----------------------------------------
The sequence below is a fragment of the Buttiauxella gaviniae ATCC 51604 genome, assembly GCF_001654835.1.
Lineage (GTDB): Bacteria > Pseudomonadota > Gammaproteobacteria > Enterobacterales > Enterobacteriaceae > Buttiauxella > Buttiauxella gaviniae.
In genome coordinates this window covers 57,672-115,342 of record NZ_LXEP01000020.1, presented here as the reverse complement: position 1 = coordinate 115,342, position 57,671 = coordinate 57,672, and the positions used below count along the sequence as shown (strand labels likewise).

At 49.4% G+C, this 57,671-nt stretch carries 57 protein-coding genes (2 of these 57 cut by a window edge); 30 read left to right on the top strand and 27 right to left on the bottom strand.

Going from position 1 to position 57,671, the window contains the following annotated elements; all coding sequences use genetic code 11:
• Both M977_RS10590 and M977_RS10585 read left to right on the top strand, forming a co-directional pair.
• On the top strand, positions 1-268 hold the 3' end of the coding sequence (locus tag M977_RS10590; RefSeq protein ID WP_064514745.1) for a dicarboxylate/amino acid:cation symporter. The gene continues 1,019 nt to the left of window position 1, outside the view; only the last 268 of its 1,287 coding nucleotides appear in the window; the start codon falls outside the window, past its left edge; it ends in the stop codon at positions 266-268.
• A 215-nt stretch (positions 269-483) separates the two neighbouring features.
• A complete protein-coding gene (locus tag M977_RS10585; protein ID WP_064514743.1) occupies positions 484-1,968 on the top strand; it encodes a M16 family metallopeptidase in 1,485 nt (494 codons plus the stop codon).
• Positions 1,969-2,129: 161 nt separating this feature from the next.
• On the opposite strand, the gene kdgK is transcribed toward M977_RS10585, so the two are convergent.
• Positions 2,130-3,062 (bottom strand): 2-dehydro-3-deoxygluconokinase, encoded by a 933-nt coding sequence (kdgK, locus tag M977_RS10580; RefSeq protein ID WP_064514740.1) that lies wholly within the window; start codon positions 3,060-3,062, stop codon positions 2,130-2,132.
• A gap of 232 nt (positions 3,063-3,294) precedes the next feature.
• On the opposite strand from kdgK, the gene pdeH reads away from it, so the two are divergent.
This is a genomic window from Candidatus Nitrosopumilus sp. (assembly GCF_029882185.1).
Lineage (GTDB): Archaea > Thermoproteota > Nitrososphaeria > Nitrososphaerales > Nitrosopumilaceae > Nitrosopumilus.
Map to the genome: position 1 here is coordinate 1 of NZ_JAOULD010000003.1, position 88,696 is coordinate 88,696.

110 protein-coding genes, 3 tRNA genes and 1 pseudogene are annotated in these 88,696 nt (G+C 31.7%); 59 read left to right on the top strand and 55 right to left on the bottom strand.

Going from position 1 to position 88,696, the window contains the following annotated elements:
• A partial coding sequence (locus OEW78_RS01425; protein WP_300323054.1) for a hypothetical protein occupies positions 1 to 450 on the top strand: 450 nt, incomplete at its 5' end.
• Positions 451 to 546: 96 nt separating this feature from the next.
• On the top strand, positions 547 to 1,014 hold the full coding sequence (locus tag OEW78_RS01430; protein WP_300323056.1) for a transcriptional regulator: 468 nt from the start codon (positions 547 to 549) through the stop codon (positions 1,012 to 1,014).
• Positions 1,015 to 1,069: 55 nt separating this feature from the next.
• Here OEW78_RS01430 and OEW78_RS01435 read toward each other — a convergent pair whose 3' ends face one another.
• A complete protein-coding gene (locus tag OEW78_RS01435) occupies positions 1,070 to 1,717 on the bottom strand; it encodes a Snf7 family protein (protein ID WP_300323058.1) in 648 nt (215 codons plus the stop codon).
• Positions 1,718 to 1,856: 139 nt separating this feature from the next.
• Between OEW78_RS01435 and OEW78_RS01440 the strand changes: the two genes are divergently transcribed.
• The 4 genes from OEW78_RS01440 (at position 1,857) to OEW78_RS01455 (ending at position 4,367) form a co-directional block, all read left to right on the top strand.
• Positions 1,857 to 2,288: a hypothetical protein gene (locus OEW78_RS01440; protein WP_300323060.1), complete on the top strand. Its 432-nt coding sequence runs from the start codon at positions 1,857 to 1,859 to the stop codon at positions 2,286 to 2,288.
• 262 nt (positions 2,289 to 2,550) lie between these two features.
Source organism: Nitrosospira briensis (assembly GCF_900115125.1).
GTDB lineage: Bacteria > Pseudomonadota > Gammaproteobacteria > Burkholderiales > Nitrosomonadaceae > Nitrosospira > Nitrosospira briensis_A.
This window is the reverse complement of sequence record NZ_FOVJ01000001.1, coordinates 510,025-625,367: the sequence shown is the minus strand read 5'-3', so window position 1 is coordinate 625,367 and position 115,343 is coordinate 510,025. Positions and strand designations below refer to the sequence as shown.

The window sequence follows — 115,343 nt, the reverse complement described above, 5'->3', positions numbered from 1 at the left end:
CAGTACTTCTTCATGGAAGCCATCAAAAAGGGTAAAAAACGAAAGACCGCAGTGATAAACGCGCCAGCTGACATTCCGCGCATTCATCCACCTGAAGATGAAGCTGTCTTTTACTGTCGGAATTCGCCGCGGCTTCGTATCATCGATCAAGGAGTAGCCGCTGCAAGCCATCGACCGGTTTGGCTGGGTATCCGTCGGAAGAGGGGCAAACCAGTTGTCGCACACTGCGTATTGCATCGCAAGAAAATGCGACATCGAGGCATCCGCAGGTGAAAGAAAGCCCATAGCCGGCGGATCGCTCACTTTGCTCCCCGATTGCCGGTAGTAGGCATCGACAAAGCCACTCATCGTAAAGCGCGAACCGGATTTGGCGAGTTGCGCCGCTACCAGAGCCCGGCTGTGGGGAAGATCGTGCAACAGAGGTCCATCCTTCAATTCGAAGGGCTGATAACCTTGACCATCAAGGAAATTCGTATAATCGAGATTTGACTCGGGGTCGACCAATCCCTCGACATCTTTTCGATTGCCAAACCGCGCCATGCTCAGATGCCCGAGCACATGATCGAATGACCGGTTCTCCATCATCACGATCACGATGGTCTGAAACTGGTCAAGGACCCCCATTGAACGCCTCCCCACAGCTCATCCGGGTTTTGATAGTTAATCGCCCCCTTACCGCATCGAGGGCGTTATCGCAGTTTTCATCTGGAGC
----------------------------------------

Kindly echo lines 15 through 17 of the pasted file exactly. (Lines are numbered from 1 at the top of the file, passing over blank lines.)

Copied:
This is a genomic window from Candidatus Nitrosopumilus sp. (assembly GCF_029882185.1).
Lineage (GTDB): Archaea > Thermoproteota > Nitrososphaeria > Nitrososphaerales > Nitrosopumilaceae > Nitrosopumilus.
Map to the genome: position 1 here is coordinate 1 of NZ_JAOULD010000003.1, position 88,696 is coordinate 88,696.